BLACKSBURG, Va., March 15, 2011 – Virginia Tech's College of Engineering continues to climb higher among the nation's 25 best engineering schools for graduate studies, according to U.S. News and World Report’s America’s Best Graduate Schools 2012 survey.
The latest annual survey ranks the College of Engineering at 24, one place ahead of its 2011 ranking. It’s among the highest ranking the college has ever held on this list, with the college listed as 23rd in 2002. Six individual Virginia Tech engineering graduate programs rank in the top 15 of their field, according to the survey, released today.
“Our College of Engineering’s outstanding reputation has always stemmed from the extraordinary talent of our faculty, who help guide and work closely with our graduate students in such diverse fields as green supercomputing, creating the technology that allowed a blind man to drive on a racetrack, and the intricacies of how an airborne virus can spread,” said Richard C. Benson, dean of the College of Engineering. “These are but a few of the many extraordinary projects that our engineering family is spearheading, all in the name of Virginia Tech’s motto, Ut Prosim (That I May Serve).”
Boasting some 2,000 graduate students, the College of Engineering’s graduate program ranked 25th in the 2011 survey, and 28th in the 2009 listing. This year it again ranks as the highest ranked engineering school in the Commonwealth of Virginia. Among fellow public universities, it ranks 13th in the nation.
By individual program, the Charles E.Via Jr. Department of Civil and Environmental Engineering ranks ninth among civil engineering programs, with the environmental engineering program tying for seventh; the Grado Department of Industrial and Systems Engineering ranks fourth for industrial/manufacturing programs; the biological systems engineering department, also part of the College of Agriculture and Life Sciences, ranks seventh among biological/agricultural programs; mechanical engineering ranks14th in its division and the aerospace program ranks 15th, tying with the University of Minnesota-Twin Cities.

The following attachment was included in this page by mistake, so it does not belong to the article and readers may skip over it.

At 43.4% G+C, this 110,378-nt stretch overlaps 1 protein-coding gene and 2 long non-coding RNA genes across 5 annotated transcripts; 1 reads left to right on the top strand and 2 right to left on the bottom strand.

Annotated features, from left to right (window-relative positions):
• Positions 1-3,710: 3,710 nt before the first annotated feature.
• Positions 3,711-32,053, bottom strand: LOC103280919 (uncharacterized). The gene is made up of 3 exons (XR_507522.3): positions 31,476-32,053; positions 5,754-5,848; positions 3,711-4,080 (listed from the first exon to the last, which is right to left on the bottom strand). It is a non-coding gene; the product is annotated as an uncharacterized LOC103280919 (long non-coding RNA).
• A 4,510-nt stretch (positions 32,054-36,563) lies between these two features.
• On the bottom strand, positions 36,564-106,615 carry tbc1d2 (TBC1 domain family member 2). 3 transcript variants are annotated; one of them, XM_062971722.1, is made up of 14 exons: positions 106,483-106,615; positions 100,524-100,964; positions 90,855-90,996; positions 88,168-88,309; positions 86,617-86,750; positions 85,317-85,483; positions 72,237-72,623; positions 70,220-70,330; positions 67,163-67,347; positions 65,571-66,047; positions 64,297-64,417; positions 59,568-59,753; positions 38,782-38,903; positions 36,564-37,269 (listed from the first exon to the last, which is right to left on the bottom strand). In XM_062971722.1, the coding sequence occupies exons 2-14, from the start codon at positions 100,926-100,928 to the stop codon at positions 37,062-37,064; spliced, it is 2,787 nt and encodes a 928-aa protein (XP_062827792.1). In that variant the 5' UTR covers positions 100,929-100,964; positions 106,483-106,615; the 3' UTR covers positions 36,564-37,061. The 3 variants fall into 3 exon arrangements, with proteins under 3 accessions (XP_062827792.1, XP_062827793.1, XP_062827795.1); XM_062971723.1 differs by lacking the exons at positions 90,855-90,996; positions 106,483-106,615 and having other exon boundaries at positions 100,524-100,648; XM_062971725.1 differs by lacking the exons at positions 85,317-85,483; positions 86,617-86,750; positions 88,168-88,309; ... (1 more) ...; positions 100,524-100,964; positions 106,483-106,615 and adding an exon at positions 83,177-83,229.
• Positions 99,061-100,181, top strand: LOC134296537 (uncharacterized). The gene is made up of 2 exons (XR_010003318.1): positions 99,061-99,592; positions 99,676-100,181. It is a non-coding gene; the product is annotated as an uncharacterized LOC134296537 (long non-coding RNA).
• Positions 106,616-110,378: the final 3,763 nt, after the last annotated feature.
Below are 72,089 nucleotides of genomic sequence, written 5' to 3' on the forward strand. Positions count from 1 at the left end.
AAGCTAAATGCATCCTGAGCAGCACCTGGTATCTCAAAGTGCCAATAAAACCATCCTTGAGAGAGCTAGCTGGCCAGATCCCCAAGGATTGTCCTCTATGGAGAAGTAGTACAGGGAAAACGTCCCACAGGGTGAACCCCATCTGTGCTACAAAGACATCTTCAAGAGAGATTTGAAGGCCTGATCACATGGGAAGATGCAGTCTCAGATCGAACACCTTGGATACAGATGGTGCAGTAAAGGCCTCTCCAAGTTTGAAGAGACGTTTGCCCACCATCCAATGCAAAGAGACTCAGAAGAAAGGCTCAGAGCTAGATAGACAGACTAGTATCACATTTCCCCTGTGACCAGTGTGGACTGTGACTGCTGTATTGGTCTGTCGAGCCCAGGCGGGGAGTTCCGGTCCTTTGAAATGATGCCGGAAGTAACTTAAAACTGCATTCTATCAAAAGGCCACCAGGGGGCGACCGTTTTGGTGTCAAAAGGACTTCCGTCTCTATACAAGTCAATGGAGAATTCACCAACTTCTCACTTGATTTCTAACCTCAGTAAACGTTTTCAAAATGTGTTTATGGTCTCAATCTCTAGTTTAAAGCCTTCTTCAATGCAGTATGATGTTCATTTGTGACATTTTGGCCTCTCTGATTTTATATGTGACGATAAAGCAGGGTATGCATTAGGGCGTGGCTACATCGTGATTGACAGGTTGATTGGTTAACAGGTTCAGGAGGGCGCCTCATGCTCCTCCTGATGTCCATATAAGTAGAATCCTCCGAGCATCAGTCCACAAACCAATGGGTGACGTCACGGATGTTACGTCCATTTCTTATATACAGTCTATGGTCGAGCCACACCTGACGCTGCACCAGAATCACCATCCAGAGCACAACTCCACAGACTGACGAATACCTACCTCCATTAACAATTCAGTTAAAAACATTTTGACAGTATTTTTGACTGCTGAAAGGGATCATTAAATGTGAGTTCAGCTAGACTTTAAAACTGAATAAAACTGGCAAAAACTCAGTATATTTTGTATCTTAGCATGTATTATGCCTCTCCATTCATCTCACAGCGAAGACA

The College of Science’s paleontology program ranks ninth in nation, while the earth sciences program ranks 28th overall. Both programs are part of the geosciences department and held the same rankings in the 2011 survey.
“The Department of Geosciences is known worldwide and has consistently been ranked among the best geosciences programs in the nation for more than 20 years,” said Lay Nam Chang, dean of the College of Science. “Research conducted by our renowned faculty members and students covers significant aspects and provides critical understanding of the dynamics of the earth. Exciting discoveries are being made that will ultimately change the way we think about our planet’s history, resources, and all major societal concerns. These rankings confirm what we already know about the quality of our programs in the College of Science.”
Also in the College of Science, the clinical psychology program ranks 33rd for the third consecutive year, according to the new report. The program is fully accredited by the American Psychological Association and is a member of the Academy of Psychological Clinical Science Programs.